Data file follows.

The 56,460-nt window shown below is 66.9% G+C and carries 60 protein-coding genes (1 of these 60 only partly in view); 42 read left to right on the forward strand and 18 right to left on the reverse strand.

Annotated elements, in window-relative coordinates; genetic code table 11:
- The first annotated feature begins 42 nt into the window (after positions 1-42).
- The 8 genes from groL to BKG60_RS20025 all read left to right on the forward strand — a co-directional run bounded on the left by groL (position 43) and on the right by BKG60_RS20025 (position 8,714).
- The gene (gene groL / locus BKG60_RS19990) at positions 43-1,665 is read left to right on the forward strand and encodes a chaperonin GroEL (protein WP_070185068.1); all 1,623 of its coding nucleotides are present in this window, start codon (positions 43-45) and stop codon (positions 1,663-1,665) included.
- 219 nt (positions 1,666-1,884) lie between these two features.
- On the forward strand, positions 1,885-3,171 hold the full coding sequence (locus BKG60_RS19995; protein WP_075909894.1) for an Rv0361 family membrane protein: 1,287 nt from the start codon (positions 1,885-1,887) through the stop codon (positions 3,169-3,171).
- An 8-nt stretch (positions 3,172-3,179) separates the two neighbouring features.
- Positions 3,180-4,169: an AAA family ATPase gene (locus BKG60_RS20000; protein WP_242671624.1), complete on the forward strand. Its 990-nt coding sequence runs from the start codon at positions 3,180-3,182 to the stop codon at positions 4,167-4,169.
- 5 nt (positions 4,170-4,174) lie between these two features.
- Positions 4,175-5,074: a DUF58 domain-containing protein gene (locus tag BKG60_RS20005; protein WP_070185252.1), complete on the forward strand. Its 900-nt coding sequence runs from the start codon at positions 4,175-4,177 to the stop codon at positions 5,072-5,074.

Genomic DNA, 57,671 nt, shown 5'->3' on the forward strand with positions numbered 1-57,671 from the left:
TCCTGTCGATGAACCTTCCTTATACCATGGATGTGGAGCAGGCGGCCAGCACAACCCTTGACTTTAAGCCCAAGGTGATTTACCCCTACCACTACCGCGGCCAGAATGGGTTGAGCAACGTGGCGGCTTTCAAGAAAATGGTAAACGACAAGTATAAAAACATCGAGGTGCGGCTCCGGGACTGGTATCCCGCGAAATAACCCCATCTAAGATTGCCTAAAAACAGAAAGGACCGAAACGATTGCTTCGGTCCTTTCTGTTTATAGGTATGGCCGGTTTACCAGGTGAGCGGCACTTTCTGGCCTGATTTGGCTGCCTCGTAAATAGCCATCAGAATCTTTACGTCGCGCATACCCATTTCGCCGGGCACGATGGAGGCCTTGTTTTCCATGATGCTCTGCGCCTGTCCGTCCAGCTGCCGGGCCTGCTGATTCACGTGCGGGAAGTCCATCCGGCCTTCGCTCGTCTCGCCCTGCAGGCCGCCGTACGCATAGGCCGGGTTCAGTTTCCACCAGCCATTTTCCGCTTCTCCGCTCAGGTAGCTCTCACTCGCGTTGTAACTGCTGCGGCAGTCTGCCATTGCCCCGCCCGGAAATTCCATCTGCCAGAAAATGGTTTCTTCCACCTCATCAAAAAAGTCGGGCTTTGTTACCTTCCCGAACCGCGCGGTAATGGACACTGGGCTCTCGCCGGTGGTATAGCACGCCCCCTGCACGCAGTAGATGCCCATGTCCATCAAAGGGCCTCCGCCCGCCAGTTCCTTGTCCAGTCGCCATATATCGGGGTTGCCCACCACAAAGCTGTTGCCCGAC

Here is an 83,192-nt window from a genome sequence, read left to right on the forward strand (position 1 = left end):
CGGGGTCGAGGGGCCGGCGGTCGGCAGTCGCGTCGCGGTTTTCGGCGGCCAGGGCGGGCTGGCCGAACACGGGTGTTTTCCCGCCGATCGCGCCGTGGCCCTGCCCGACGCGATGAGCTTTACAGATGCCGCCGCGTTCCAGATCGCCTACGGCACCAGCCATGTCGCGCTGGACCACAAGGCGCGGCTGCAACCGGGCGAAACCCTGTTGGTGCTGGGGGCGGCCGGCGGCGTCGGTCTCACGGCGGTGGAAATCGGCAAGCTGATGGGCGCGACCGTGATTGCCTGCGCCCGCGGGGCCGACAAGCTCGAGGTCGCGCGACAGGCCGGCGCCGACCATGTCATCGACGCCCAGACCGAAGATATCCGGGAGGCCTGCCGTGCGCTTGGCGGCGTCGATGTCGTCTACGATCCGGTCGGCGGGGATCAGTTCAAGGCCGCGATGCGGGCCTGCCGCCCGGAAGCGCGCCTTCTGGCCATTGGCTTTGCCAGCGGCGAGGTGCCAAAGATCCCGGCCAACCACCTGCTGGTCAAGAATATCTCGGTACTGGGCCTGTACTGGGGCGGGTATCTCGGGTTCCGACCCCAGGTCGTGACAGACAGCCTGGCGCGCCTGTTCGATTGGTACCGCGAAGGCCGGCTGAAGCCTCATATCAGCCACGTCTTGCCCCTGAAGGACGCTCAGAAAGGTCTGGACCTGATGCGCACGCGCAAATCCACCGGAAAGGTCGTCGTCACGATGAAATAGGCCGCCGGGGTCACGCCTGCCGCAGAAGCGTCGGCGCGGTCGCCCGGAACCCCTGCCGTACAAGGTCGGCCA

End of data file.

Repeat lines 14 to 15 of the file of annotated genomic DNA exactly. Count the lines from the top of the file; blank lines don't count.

Here is an 83,192-nt window from a genome sequence, read left to right on the forward strand (position 1 = left end):
CGGGGTCGAGGGGCCGGCGGTCGGCAGTCGCGTCGCGGTTTTCGGCGGCCAGGGCGGGCTGGCCGAACACGGGTGTTTTCCCGCCGATCGCGCCGTGGCCCTGCCCGACGCGATGAGCTTTACAGATGCCGCCGCGTTCCAGATCGCCTACGGCACCAGCCATGTCGCGCTGGACCACAAGGCGCGGCTGCAACCGGGCGAAACCCTGTTGGTGCTGGGGGCGGCCGGCGGCGTCGGTCTCACGGCGGTGGAAATCGGCAAGCTGATGGGCGCGACCGTGATTGCCTGCGCCCGCGGGGCCGACAAGCTCGAGGTCGCGCGACAGGCCGGCGCCGACCATGTCATCGACGCCCAGACCGAAGATATCCGGGAGGCCTGCCGTGCGCTTGGCGGCGTCGATGTCGTCTACGATCCGGTCGGCGGGGATCAGTTCAAGGCCGCGATGCGGGCCTGCCGCCCGGAAGCGCGCCTTCTGGCCATTGGCTTTGCCAGCGGCGAGGTGCCAAAGATCCCGGCCAACCACCTGCTGGTCAAGAATATCTCGGTACTGGGCCTGTACTGGGGCGGGTATCTCGGGTTCCGACCCCAGGTCGTGACAGACAGCCTGGCGCGCCTGTTCGATTGGTACCGCGAAGGCCGGCTGAAGCCTCATATCAGCCACGTCTTGCCCCTGAAGGACGCTCAGAAAGGTCTGGACCTGATGCGCACGCGCAAATCCACCGGAAAGGTCGTCGTCACGATGAAATAGGCCGCCGGGGTCACGCCTGCCGCAGAAGCGTCGGCGCGGTCGCCCGGAACCCCTGCCGTACAAGGTCGGCCA